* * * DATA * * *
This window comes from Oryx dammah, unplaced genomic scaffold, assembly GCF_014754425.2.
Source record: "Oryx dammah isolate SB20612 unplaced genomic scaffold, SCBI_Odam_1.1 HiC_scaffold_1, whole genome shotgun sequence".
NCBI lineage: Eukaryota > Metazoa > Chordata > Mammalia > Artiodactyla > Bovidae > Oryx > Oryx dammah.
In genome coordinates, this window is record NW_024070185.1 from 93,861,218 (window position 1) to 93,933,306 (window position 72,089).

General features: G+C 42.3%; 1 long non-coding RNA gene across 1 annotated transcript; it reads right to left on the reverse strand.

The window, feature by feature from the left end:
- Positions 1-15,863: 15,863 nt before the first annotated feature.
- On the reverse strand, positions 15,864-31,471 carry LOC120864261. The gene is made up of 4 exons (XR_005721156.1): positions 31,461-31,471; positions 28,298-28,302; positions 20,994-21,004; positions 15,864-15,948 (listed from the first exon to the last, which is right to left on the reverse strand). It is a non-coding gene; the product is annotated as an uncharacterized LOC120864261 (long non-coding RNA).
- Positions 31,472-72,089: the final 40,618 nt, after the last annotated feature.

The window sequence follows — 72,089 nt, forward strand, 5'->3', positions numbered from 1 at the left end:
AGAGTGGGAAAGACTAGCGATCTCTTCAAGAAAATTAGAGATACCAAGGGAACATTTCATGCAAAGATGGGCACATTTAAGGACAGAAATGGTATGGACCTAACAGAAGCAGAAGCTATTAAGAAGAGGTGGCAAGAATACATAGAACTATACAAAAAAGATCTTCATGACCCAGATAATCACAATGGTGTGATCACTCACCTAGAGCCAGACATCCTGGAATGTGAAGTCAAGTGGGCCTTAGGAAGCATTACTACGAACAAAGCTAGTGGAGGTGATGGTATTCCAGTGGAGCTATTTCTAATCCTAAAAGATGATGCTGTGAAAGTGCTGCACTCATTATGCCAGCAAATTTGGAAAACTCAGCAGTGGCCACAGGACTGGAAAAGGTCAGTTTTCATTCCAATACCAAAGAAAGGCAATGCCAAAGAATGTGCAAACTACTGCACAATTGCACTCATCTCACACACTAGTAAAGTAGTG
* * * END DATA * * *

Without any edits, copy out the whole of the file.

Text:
This window comes from Oryx dammah, unplaced genomic scaffold, assembly GCF_014754425.2.
Source record: "Oryx dammah isolate SB20612 unplaced genomic scaffold, SCBI_Odam_1.1 HiC_scaffold_1, whole genome shotgun sequence".
NCBI lineage: Eukaryota > Metazoa > Chordata > Mammalia > Artiodactyla > Bovidae > Oryx > Oryx dammah.
In genome coordinates, this window is record NW_024070185.1 from 93,861,218 (window position 1) to 93,933,306 (window position 72,089).

General features: G+C 42.3%; 1 long non-coding RNA gene across 1 annotated transcript; it reads right to left on the reverse strand.

The window, feature by feature from the left end:
- Positions 1-15,863: 15,863 nt before the first annotated feature.
- On the reverse strand, positions 15,864-31,471 carry LOC120864261. The gene is made up of 4 exons (XR_005721156.1): positions 31,461-31,471; positions 28,298-28,302; positions 20,994-21,004; positions 15,864-15,948 (listed from the first exon to the last, which is right to left on the reverse strand). It is a non-coding gene; the product is annotated as an uncharacterized LOC120864261 (long non-coding RNA).
- Positions 31,472-72,089: the final 40,618 nt, after the last annotated feature.

The window sequence follows — 72,089 nt, forward strand, 5'->3', positions numbered from 1 at the left end:
AGAGTGGGAAAGACTAGCGATCTCTTCAAGAAAATTAGAGATACCAAGGGAACATTTCATGCAAAGATGGGCACATTTAAGGACAGAAATGGTATGGACCTAACAGAAGCAGAAGCTATTAAGAAGAGGTGGCAAGAATACATAGAACTATACAAAAAAGATCTTCATGACCCAGATAATCACAATGGTGTGATCACTCACCTAGAGCCAGACATCCTGGAATGTGAAGTCAAGTGGGCCTTAGGAAGCATTACTACGAACAAAGCTAGTGGAGGTGATGGTATTCCAGTGGAGCTATTTCTAATCCTAAAAGATGATGCTGTGAAAGTGCTGCACTCATTATGCCAGCAAATTTGGAAAACTCAGCAGTGGCCACAGGACTGGAAAAGGTCAGTTTTCATTCCAATACCAAAGAAAGGCAATGCCAAAGAATGTGCAAACTACTGCACAATTGCACTCATCTCACACACTAGTAAAGTAGTG